Reflections from the Wednesday parallel session on ” Inter- and transdisciplinarity in SES research”

Day three into the conference began to feel like a routine. It gave a sense of belonging to a community as faces became more familiar and conversations found greater meaning. After attending a wonderful session on food security and biodiversity conservation I jumped into blogging mode for the theme plenary on ‘Inter- and transdisciplinarity in Social-ecological systems research’.

Discussants Maria Mancilla Garcia and Tilman Hertz of Stockholm Resilience Centre, Sweden, set the stage to introduce the first pair of panellists Cristina Zurbriggen from University of the Republic, Uruguay, and François Bousquet from Cirad, France. The second pair was of the ladies Jamila Haider and Maria Tengö at the Stockholm Resilience Centre who engage in research with indigenous communities.

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“They have all have done fascinating work in terms of transdisciplinary research…Inter and transdisciplinary share challenges and opportunities. We want to discuss them with the speakers on how to navigate the challenges and how to exploit opportunities.”

The conversations centred around two “blocks”. Block 1: stakeholder engagement and power relations. Block 2: co-production of knowledge.

I made some notes of the following content heavy discussions that emerged from the two blocks. This became harder to follow with the mix of accents from different parts of the world, making me very nervous about not having a blog at the end! Thankfully, my interviews during the master’s programme got me into a habit of voice-recording talks that need post-reflection and analysis.

As I listened to the recording, a map of transdisciplinary research and approaches to inclusion of different knowledge types opened before me. Figure 1 is a disposition of the discussants, panellists and audience voices:

  1. Stakeholder engagement requires a process of solving conflict and understanding. We need to explore conflict and contradiction to frame and reframe the problem between actors. This process can help us (scientists) to learn more.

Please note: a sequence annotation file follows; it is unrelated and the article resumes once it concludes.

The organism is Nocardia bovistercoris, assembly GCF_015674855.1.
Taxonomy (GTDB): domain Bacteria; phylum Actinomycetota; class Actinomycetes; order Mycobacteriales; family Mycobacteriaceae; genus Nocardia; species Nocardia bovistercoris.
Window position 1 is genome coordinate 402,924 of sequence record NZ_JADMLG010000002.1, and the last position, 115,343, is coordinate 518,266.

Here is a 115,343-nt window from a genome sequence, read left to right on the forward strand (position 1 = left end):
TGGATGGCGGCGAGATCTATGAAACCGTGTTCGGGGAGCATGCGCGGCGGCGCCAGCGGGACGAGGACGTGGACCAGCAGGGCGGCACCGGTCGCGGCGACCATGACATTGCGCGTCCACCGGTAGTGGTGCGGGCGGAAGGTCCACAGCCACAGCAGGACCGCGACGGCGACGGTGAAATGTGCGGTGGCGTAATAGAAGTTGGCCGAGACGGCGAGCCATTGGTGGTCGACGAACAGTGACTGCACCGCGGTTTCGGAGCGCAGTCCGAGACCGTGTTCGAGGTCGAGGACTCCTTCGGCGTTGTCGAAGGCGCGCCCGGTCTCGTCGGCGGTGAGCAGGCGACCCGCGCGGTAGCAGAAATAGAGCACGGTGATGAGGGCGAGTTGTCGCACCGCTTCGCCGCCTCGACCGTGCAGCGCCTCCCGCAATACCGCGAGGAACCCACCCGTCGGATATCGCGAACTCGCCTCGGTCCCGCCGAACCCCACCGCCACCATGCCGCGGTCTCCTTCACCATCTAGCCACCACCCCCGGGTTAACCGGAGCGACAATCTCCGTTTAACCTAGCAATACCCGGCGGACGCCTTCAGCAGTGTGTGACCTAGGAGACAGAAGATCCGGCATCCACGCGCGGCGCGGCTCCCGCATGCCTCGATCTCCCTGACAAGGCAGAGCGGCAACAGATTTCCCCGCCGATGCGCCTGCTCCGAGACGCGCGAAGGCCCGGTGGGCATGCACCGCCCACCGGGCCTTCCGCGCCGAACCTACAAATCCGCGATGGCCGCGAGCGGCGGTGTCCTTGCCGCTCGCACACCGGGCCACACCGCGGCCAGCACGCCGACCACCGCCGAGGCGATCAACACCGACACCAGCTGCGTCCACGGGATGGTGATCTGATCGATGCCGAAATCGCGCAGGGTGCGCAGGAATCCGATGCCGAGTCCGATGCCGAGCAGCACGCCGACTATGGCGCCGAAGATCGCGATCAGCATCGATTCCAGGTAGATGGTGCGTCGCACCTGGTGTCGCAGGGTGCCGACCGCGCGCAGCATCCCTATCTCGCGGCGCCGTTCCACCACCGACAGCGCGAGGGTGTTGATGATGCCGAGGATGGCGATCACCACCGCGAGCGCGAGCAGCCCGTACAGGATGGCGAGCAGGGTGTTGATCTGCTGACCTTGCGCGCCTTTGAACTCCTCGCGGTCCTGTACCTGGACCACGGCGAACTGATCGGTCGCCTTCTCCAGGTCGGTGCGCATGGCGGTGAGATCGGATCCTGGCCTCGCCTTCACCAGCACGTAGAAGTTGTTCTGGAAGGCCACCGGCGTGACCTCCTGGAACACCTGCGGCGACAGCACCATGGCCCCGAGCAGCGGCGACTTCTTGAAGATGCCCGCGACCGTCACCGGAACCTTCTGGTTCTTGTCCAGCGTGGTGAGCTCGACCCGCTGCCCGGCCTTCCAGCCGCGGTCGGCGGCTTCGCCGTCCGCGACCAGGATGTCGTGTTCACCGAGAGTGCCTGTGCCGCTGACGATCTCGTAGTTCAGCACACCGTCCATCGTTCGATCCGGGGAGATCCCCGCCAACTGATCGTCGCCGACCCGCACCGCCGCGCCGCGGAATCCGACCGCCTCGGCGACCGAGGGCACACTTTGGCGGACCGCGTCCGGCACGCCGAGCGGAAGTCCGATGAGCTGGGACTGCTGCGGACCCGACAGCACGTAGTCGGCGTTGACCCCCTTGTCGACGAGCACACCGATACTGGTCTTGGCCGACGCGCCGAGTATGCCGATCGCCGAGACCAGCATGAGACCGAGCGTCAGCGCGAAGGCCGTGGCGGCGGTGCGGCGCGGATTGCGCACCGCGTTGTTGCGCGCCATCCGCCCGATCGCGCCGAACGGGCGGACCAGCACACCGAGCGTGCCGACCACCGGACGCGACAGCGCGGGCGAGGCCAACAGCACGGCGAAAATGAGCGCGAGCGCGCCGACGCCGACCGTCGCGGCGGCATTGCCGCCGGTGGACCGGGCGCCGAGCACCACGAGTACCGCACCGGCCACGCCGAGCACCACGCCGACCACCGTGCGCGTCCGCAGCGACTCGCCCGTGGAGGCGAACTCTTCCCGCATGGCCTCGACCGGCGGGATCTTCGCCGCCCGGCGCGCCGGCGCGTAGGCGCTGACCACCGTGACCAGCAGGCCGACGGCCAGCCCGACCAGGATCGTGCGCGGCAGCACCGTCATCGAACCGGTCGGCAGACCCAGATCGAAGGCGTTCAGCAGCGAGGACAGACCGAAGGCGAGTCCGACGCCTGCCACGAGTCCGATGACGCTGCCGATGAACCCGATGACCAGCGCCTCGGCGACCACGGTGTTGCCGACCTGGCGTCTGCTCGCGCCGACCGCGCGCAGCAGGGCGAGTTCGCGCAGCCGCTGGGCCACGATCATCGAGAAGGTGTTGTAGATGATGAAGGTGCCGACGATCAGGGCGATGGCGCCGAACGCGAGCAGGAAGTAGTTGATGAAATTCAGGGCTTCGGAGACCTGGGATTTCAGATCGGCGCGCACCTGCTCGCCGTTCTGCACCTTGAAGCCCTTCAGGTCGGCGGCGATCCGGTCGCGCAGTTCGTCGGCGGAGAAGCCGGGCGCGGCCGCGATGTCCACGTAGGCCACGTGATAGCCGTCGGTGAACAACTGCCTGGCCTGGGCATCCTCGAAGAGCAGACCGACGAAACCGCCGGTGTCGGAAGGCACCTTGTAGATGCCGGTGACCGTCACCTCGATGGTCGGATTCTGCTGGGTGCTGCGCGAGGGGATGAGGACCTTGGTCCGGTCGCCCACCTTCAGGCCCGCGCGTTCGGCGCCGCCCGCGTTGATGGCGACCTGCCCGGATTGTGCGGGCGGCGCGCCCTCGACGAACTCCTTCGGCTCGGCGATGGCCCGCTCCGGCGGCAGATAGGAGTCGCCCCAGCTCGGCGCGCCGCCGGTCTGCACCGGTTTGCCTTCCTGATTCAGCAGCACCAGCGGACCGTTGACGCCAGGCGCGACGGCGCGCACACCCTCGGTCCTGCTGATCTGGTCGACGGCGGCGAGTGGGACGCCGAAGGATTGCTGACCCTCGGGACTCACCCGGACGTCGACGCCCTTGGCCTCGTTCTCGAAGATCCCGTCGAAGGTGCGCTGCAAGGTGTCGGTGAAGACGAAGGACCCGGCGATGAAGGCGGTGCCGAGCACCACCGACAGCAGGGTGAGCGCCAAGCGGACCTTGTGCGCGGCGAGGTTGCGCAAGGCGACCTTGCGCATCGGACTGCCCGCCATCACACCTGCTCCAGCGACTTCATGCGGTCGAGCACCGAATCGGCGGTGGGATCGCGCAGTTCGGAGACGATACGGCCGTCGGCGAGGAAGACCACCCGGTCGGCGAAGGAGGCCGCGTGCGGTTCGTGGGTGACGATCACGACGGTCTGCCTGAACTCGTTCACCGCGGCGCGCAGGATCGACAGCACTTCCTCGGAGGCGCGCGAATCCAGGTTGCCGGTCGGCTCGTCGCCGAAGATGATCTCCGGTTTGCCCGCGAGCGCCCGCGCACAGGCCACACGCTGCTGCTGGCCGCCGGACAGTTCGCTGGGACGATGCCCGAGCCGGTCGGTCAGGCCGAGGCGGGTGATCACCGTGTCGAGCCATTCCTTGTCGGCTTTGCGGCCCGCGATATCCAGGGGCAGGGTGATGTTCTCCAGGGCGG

2. It is a process of including values (of others) of empathy, sustainability, reciprocity and openness. Researchers also need to make their values explicit, such as vested interest in conservation for example.
  3. Power has two dimensions, that of political power and the power of science. This power can either include or exclude stakeholders.
  4. In order to include perspectives, transdisciplinary research picks on single disciplines to build a school of thought and create a new language, to formulate a new question.
  5. Transdisciplinary is a practice/ process which requires time and dialogue between different epistemological backgrounds. This can help to understand the language and the relevant theoretical background.
  6. High methodological groundedness can provide skills and combining it with high epistemological agility, you can achieve a space for rigorous sustainability science. Reflexivity can help to navigate this entire process- reflexivity in how we use scientific jargon which makes concepts more or less visible.
  7. Co-production of knowledge faces the challenge of validation of knowledge (what is knowledge?) which can happen within knowledge systems and across knowledge systems. This involves power asymmetries such as it is often scientific knowledge validating indigenous knowledge or natural science validating social science. It is once again, a process of dialogue and the type of process involved in conducting the dialogue.
  8. Integrating different perspectives requires design-thinking. Design thinking is one way of learning and there are many ways of learning, then what is science? – we need to engage with different ways of learning.

Your Resilience2017 correspondent:

Radhika Gupta is from India, and she recently completed her Master’s at the Stockholm Resilience Centre (SRC), Sweden. She has a BA in visual communication design from Lasalle College of the Arts, Singapore where she designed an interactive timeline about the Anthropocene which opened a new world of ideas. Her master’s thesis looked at the consequences of a one-size-fits-all approach to development, for small agricultural villages in the Himalayas in Sikkim, India. Currently, she is working on a creative research process at the SRC, to write a scientific article based on her thesis.

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